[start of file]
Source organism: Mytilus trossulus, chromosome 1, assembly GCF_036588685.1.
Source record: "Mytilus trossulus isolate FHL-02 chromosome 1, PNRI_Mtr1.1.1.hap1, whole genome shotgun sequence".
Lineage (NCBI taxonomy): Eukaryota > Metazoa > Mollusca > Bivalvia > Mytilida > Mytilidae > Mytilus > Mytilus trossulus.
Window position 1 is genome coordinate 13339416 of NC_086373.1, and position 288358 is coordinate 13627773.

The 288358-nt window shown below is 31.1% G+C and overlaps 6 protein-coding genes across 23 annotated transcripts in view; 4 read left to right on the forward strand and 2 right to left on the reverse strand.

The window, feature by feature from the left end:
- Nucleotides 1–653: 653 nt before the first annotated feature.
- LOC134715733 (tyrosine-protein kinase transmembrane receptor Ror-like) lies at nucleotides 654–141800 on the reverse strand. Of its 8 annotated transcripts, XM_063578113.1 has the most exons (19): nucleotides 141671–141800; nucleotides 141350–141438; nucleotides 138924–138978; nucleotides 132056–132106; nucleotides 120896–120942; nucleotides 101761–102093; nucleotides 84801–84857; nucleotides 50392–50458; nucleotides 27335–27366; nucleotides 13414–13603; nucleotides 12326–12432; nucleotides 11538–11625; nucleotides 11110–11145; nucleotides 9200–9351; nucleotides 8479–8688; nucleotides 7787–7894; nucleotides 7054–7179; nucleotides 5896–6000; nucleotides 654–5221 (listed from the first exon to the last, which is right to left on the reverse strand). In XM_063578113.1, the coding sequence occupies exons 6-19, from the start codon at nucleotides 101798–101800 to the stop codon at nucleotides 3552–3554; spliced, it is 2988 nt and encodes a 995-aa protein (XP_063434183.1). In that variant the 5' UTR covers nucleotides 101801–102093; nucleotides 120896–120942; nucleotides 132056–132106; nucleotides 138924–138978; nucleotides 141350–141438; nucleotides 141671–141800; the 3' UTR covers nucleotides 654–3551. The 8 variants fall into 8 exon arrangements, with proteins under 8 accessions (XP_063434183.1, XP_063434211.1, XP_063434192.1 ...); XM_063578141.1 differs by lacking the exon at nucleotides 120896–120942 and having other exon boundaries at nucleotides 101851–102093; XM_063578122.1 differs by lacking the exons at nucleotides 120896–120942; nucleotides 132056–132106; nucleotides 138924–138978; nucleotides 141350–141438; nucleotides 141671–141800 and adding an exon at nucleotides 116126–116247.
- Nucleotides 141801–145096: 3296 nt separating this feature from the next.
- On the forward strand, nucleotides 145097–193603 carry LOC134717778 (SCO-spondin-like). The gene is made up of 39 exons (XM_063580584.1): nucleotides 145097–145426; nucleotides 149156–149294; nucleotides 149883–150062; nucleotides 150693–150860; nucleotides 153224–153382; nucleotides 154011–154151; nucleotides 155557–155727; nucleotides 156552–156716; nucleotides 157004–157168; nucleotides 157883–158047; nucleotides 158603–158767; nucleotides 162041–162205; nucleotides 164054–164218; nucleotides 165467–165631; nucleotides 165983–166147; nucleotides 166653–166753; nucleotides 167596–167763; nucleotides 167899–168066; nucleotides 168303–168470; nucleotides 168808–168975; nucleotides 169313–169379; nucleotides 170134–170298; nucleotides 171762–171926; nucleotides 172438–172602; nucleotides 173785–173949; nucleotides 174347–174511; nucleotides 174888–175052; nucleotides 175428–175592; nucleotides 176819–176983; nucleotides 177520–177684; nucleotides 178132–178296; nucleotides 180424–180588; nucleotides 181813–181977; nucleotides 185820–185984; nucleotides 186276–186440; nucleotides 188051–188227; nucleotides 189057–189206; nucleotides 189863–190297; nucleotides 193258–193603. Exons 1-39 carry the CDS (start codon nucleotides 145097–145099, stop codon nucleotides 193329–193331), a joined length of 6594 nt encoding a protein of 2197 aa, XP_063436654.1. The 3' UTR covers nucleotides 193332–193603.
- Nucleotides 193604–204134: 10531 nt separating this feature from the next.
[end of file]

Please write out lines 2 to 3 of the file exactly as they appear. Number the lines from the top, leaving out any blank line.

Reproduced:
Source record: "Mytilus trossulus isolate FHL-02 chromosome 1, PNRI_Mtr1.1.1.hap1, whole genome shotgun sequence".
Lineage (NCBI taxonomy): Eukaryota > Metazoa > Mollusca > Bivalvia > Mytilida > Mytilidae > Mytilus > Mytilus trossulus.